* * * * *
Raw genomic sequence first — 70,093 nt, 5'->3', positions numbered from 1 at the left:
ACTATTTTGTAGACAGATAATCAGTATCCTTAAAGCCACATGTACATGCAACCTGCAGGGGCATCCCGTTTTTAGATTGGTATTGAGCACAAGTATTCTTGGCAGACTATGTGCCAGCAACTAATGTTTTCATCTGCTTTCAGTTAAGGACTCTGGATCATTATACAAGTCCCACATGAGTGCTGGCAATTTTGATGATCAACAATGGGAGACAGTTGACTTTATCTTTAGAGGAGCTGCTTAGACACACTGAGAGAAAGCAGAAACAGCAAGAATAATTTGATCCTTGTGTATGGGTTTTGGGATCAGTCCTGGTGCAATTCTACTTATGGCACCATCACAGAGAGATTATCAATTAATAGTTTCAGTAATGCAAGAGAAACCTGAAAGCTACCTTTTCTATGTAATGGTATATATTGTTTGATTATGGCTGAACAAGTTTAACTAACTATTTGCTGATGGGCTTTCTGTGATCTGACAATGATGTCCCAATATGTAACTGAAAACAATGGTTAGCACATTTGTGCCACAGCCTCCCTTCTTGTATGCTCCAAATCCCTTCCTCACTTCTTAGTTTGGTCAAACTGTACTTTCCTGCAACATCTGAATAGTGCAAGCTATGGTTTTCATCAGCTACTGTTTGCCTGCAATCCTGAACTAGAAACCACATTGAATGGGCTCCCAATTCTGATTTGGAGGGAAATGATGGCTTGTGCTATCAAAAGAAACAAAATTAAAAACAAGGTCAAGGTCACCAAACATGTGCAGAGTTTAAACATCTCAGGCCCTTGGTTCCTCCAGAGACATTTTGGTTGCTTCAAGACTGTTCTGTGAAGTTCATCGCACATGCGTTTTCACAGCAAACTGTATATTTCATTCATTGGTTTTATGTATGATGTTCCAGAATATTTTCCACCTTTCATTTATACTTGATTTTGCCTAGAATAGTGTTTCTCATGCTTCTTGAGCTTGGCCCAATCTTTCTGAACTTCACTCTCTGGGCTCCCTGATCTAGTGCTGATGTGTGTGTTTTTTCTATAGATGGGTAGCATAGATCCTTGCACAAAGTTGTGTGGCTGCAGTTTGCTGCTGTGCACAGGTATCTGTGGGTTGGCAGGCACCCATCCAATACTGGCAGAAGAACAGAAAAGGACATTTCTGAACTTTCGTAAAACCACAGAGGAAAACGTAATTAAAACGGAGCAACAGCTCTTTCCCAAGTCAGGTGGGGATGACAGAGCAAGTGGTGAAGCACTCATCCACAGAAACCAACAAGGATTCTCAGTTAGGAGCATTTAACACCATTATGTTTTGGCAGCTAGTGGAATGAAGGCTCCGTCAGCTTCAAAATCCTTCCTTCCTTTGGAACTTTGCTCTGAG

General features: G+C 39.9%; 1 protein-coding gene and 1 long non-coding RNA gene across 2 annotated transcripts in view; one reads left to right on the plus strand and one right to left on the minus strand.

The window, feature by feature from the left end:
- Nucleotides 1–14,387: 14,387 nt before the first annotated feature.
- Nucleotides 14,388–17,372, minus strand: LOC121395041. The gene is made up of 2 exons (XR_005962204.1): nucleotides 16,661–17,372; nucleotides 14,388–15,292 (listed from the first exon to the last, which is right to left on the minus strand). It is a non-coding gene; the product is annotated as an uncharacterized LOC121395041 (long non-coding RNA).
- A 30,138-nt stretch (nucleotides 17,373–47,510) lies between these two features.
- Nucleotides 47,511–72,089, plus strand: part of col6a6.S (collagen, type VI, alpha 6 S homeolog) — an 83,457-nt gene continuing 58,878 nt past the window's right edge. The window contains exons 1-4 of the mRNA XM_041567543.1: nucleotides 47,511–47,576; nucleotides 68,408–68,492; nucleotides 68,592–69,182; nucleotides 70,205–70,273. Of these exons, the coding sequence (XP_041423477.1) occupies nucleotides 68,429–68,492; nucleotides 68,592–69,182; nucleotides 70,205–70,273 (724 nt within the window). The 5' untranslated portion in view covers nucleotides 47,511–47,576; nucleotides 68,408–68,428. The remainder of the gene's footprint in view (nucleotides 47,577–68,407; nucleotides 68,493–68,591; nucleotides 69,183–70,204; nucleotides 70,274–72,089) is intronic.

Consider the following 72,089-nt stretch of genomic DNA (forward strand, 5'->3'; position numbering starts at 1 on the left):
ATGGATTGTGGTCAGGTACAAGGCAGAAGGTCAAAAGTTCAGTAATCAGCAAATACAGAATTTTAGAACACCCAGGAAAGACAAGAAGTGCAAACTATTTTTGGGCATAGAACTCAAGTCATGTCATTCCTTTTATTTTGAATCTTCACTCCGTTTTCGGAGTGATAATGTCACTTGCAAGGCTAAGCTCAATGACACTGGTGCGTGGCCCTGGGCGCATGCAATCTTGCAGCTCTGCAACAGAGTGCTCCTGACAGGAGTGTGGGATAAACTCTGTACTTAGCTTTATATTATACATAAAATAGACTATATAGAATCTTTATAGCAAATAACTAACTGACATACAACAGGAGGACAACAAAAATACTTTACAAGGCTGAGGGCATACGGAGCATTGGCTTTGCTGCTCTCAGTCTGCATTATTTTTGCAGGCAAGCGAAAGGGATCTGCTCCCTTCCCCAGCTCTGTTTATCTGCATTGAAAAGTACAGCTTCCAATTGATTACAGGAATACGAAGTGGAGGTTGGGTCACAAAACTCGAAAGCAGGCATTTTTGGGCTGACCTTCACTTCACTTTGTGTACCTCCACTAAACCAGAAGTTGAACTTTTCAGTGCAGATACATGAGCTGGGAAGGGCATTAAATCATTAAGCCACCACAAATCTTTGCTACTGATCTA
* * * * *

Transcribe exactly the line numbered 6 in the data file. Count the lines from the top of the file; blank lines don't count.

- Nucleotides 14,388–17,372, minus strand: LOC121395041. The gene is made up of 2 exons (XR_005962204.1): nucleotides 16,661–17,372; nucleotides 14,388–15,292 (listed from the first exon to the last, which is right to left on the minus strand). It is a non-coding gene; the product is annotated as an uncharacterized LOC121395041 (long non-coding RNA).